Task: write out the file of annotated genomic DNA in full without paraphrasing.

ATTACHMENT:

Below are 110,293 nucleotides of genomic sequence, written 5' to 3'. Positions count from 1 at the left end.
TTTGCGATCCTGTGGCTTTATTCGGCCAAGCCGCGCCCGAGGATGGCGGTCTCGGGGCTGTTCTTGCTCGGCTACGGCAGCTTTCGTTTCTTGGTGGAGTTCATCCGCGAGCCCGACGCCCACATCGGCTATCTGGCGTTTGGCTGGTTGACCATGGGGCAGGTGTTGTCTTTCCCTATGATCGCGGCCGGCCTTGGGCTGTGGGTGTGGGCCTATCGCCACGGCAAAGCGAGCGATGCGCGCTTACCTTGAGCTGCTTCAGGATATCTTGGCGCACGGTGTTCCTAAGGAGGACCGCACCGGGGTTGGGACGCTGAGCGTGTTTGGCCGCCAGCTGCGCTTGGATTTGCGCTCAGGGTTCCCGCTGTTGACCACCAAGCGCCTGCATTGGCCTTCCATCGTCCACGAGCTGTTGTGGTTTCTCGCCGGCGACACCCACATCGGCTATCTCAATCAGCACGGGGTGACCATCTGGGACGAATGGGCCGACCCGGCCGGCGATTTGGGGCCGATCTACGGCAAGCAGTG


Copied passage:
Below are 110,293 nucleotides of genomic sequence, written 5' to 3'. Positions count from 1 at the left end.
TTTGCGATCCTGTGGCTTTATTCGGCCAAGCCGCGCCCGAGGATGGCGGTCTCGGGGCTGTTCTTGCTCGGCTACGGCAGCTTTCGTTTCTTGGTGGAGTTCATCCGCGAGCCCGACGCCCACATCGGCTATCTGGCGTTTGGCTGGTTGACCATGGGGCAGGTGTTGTCTTTCCCTATGATCGCGGCCGGCCTTGGGCTGTGGGTGTGGGCCTATCGCCACGGCAAAGCGAGCGATGCGCGCTTACCTTGAGCTGCTTCAGGATATCTTGGCGCACGGTGTTCCTAAGGAGGACCGCACCGGGGTTGGGACGCTGAGCGTGTTTGGCCGCCAGCTGCGCTTGGATTTGCGCTCAGGGTTCCCGCTGTTGACCACCAAGCGCCTGCATTGGCCTTCCATCGTCCACGAGCTGTTGTGGTTTCTCGCCGGCGACACCCACATCGGCTATCTCAATCAGCACGGGGTGACCATCTGGGACGAATGGGCCGACCCGGCCGGCGATTTGGGGCCGATCTACGGCAAGCAGTG